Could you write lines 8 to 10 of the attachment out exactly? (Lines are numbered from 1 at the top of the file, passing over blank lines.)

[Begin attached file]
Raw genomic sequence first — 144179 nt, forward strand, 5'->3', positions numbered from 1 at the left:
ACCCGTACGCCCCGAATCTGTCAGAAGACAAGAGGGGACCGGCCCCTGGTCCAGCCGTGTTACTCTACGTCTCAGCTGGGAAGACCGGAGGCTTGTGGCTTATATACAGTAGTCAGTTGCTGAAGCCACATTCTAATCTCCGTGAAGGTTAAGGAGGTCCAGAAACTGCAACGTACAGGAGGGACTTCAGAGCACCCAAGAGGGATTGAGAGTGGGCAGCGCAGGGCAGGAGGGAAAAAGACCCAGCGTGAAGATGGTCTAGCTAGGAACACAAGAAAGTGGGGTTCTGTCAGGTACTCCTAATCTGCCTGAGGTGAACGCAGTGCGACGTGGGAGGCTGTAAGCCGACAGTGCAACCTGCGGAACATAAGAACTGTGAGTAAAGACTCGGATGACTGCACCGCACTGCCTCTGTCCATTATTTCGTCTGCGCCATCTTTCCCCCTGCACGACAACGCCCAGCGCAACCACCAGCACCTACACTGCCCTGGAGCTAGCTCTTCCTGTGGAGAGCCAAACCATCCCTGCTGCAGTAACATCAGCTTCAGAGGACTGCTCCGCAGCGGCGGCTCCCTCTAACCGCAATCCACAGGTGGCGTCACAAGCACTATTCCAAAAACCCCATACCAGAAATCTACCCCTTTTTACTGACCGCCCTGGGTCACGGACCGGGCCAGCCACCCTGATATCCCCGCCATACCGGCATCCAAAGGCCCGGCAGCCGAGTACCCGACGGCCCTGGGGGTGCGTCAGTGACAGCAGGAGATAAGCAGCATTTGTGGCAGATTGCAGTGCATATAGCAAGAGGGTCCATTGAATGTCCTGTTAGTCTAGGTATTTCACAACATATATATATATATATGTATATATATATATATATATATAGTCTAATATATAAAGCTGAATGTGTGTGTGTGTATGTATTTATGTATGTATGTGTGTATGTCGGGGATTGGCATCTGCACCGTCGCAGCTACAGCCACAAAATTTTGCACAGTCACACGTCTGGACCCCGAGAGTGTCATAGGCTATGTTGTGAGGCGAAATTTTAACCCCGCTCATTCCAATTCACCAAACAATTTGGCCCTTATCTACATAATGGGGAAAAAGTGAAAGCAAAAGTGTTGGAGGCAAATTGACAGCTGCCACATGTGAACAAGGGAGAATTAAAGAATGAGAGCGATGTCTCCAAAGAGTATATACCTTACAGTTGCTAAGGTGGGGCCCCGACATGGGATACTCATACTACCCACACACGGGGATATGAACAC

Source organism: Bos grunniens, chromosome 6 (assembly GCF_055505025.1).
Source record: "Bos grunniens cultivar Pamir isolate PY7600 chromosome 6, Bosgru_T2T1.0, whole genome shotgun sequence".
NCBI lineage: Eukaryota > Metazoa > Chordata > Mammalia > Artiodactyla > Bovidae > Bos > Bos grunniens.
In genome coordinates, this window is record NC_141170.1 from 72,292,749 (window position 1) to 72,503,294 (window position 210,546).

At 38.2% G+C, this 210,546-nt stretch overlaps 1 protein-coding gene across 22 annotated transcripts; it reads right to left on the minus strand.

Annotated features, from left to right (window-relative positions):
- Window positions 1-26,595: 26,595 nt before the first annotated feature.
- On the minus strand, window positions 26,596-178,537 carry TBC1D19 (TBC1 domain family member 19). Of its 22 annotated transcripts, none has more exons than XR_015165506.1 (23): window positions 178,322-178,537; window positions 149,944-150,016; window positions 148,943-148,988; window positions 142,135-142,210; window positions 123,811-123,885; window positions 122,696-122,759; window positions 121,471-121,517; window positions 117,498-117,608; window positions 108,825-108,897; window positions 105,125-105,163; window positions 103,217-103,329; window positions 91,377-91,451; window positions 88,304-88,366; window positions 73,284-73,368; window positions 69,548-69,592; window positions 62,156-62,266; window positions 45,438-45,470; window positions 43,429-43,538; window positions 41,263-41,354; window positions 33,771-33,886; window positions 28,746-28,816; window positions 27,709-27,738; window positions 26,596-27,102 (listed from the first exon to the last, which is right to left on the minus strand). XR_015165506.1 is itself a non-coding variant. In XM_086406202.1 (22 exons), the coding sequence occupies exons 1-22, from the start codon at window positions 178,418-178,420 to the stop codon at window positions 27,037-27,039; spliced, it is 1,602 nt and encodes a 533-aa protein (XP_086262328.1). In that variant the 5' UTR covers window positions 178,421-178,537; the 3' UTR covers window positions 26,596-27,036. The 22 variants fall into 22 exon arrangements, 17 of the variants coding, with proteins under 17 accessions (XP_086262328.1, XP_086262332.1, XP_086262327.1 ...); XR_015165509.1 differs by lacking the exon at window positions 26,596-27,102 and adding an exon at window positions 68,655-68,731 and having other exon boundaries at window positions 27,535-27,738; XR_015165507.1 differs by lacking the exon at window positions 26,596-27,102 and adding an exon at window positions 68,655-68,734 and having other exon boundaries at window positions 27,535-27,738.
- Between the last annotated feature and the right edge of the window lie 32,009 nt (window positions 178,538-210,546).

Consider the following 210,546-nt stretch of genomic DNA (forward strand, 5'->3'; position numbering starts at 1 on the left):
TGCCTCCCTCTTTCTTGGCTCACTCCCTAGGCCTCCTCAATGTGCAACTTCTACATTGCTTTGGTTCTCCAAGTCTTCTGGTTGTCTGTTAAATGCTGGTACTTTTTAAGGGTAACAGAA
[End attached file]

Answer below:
Annotated features, from left to right (window-relative positions):
- Window positions 1-26,595: 26,595 nt before the first annotated feature.
- On the minus strand, window positions 26,596-178,537 carry TBC1D19 (TBC1 domain family member 19). Of its 22 annotated transcripts, none has more exons than XR_015165506.1 (23): window positions 178,322-178,537; window positions 149,944-150,016; window positions 148,943-148,988; window positions 142,135-142,210; window positions 123,811-123,885; window positions 122,696-122,759; window positions 121,471-121,517; window positions 117,498-117,608; window positions 108,825-108,897; window positions 105,125-105,163; window positions 103,217-103,329; window positions 91,377-91,451; window positions 88,304-88,366; window positions 73,284-73,368; window positions 69,548-69,592; window positions 62,156-62,266; window positions 45,438-45,470; window positions 43,429-43,538; window positions 41,263-41,354; window positions 33,771-33,886; window positions 28,746-28,816; window positions 27,709-27,738; window positions 26,596-27,102 (listed from the first exon to the last, which is right to left on the minus strand). XR_015165506.1 is itself a non-coding variant. In XM_086406202.1 (22 exons), the coding sequence occupies exons 1-22, from the start codon at window positions 178,418-178,420 to the stop codon at window positions 27,037-27,039; spliced, it is 1,602 nt and encodes a 533-aa protein (XP_086262328.1). In that variant the 5' UTR covers window positions 178,421-178,537; the 3' UTR covers window positions 26,596-27,036. The 22 variants fall into 22 exon arrangements, 17 of the variants coding, with proteins under 17 accessions (XP_086262328.1, XP_086262332.1, XP_086262327.1 ...); XR_015165509.1 differs by lacking the exon at window positions 26,596-27,102 and adding an exon at window positions 68,655-68,731 and having other exon boundaries at window positions 27,535-27,738; XR_015165507.1 differs by lacking the exon at window positions 26,596-27,102 and adding an exon at window positions 68,655-68,734 and having other exon boundaries at window positions 27,535-27,738.